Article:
Today wilderness and ecosystem preservation has become more than a matter of fighting for legal protection, or acquisition, of a particular habitat (although those alone are no mean feats). Now, if anything like wilderness is to remain, biospheric threats must be confronted as well. Acid rain and greenhouse warming, which by changing the pH of lakes and soils and altering the climate, may compromise whole ecosystems whose members are unable to adapt to such radically changing conditions.

For any attempts to address these problems to have some chance of succeeding, there must be effective control of the growth of the human population. There is an undeniable correlation between the exponential growth in human numbers, the loss of topsoil and trees, and the decline in the population size and overall numbers of virtually all other species.

This correlation isn't exact: Culture and consumption patterns, finally, determine the per capita impact of humans on the biosphere, complicating the population problem with the inarguable need to achieve a more just distribution of the world's goods.

There is little hope for population control without an equal commitment to meeting basic human needs. Many ecologists argue that planning for family sizes below replacement levels (which means a one-child family), and thus an eventual decline in human numbers, is crucial. Granted that the factors that have spurred population growth are complex, and family limitation changes individual lives profoundly, some reduction in family size is generally desired by the world's women. Provided that the commitment to meeting basic needs and fostering self-help development strategies is honored, a decline in overall numbers of children born, in favor of greater quality of life for children surviving, can be positive for human, as well as other, life.

If the individual's stake—and role—in population control is rarely grasped, and acted upon, simply because immediate self-interest usually overpowers any feeling of responsibility for the collective interest, the human stake in ecosystem health has been the informing idea of most preagricultural people. This principle once again is painfully clear to villagers throughout the less-developed countries, and increasingly to national governments. The awareness that the ecology is the economy is beginning to dawn, quickly for subsistence peoples, more slowly for urbanites. Third World villagers hug trees, plant greenbelts, resist being relocated to make way for mining and hydroelectric developments. In the United States the threats to ecosystems and biodiversity are the same, but the perception that these threats threaten us as well is not so keen. Here, ecosystem defense has been given impetus by aesthetic concern.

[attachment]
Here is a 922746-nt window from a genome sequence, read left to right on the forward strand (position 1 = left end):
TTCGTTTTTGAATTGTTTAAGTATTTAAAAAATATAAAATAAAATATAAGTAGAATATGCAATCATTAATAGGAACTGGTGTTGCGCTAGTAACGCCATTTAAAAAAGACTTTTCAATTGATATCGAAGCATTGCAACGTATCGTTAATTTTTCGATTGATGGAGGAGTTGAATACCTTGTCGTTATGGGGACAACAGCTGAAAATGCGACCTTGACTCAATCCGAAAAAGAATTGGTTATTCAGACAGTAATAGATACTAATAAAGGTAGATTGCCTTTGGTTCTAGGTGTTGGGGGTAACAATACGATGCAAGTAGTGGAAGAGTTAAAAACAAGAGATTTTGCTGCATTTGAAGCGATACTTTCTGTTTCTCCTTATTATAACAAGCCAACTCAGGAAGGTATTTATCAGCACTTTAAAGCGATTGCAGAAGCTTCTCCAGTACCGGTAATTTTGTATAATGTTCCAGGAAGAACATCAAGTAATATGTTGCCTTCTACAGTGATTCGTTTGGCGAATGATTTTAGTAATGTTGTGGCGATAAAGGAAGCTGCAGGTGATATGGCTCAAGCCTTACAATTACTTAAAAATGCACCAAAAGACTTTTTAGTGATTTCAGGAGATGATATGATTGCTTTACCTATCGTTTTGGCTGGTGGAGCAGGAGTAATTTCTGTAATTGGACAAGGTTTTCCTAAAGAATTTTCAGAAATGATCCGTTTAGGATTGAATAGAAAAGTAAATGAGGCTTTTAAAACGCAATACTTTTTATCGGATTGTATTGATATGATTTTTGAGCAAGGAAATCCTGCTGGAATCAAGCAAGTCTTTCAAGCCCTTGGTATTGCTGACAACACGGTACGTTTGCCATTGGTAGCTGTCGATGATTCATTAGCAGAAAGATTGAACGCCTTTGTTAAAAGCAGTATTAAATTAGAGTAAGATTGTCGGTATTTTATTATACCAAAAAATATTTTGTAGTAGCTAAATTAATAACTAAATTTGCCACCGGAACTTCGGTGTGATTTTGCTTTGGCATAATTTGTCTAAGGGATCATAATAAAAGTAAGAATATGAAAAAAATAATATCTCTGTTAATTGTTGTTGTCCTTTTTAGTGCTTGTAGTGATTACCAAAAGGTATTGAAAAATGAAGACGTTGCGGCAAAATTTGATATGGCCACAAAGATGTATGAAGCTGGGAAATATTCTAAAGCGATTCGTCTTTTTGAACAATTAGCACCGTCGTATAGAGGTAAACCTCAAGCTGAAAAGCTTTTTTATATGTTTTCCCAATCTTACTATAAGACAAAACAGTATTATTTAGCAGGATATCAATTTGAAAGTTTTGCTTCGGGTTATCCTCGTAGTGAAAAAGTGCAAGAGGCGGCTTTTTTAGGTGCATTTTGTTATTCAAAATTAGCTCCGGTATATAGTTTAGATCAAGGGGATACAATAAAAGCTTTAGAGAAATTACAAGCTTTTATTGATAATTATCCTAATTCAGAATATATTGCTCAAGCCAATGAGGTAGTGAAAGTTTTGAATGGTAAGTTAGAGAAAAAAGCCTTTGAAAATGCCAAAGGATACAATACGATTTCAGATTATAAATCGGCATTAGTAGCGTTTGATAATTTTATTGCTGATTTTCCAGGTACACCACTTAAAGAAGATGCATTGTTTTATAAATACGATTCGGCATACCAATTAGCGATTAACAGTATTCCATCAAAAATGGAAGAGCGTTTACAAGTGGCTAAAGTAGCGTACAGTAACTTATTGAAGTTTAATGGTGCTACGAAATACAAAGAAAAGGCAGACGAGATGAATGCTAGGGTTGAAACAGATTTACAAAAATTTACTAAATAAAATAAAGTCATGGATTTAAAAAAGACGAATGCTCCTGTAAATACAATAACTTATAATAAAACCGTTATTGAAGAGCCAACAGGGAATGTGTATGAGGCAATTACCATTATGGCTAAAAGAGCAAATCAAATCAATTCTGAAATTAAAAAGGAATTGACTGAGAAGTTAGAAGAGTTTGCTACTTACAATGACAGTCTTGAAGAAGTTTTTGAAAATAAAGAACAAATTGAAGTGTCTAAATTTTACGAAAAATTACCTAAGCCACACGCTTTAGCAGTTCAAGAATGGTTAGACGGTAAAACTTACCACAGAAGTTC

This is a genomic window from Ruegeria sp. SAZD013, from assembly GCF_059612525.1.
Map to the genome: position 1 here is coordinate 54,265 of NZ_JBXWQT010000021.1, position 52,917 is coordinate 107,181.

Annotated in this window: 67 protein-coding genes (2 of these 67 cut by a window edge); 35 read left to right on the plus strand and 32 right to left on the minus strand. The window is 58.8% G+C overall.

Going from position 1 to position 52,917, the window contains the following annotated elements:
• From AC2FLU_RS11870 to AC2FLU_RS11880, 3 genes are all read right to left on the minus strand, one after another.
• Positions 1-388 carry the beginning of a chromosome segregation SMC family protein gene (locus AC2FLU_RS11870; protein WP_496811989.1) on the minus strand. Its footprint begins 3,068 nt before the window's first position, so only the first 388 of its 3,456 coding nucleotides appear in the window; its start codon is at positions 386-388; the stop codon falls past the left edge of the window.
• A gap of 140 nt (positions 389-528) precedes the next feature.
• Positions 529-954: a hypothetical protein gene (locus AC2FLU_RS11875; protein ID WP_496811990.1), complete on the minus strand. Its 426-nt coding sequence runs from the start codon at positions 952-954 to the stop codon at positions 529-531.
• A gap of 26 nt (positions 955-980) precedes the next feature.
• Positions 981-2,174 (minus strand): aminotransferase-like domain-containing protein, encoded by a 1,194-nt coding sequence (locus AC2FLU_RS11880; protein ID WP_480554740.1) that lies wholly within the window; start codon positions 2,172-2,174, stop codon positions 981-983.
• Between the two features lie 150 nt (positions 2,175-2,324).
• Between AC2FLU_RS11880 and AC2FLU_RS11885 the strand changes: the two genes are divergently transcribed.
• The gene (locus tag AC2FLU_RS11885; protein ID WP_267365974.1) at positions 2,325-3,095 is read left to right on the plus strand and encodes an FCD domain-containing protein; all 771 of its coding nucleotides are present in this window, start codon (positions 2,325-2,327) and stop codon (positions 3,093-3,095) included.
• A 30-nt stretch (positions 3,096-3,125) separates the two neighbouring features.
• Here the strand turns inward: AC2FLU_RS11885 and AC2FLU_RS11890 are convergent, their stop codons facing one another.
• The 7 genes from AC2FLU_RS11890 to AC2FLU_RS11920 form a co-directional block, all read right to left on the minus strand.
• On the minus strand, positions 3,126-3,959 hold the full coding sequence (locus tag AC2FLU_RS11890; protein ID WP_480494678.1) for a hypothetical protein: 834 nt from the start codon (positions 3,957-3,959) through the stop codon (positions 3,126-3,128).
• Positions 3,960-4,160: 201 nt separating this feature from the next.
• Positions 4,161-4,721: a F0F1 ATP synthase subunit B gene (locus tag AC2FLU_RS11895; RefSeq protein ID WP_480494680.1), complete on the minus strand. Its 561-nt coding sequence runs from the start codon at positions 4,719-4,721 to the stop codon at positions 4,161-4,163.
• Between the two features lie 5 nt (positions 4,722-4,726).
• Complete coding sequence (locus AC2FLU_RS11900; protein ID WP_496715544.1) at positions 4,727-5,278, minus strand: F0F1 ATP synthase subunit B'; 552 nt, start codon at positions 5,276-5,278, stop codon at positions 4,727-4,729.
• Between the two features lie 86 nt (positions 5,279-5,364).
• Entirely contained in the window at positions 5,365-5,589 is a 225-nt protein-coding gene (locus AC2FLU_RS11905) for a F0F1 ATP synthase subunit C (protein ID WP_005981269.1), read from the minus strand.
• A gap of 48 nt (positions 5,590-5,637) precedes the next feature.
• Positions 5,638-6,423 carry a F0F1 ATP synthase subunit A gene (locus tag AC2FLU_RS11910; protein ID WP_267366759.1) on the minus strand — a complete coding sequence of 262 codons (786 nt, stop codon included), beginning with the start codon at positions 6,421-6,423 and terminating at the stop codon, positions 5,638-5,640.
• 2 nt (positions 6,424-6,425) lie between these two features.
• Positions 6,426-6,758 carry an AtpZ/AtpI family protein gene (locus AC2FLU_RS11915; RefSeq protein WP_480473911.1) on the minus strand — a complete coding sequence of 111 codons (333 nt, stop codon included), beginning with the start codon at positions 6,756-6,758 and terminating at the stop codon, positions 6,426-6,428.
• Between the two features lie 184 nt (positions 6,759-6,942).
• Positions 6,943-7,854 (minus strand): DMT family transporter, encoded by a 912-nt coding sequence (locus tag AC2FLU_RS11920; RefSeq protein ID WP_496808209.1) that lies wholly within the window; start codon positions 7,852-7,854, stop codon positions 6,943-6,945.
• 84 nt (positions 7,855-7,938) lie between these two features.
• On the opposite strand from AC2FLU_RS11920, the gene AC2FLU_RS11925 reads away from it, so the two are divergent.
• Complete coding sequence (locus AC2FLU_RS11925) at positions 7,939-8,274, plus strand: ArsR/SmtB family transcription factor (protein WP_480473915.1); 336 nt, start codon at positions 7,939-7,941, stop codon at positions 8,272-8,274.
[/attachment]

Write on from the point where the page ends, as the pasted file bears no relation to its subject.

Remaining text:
North America, with its spectacular mountain ranges, coastlines, Great Lakes, and deserts, has a dazzling array of ecosystems: more wilderness to treasure than the Old World knew, and, since the arrival of the Europeans, a fiercer pace of wilderness degradation. All this engendered a strong conservation movement, with visionaries and just plain citizens organizing to defend beloved places. John Muir's losing battle to prevent the drowning of the Hetch Hetchy Valley, which rivaled the Yosemite in its beauty, is one of the turning points of American environmentalism. So, too, the creation of our system of national parks, wildernesses, and national monuments.

U.S. conservation activists fighting mining, road building, clear-cutting, and other inappropriate uses of public lands have resorted to tactics ranging from letter writing to lobbying to litigating to legislating, and as the assaults on remaining wilderness escalate, to nonviolent direct action—sometimes risking life and limb.


Excerpted from In Praise of Nature by Stephanie Mills. Copyright © 1990 Island Press. Excerpted by permission of ISLAND PRESS.
All rights reserved. No part of this excerpt may be reproduced or reprinted without permission in writing from the publisher.
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Meet the Author

Stephanie Mills is a writer and editor whose career began in 1970 at the helm of Earth Times, a muckraking tabloid. Mills also served as editor of Not Man Apart, CoEvolution Quarterly, and California Tomorrow. Her first book, Whatever Happened to Ecology? was published by Sierra Club Books in 1989.

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In Praise of Nature 5 out of 5 based on 0 ratings. 1 reviews.
Anonymous More than 1 year ago
Having been an Earth worshiper long before it was fashionable. I like that there are like minded people writing for the cause beside Rachel Carson. Thank you Stephanie Mills and Mr Hayes!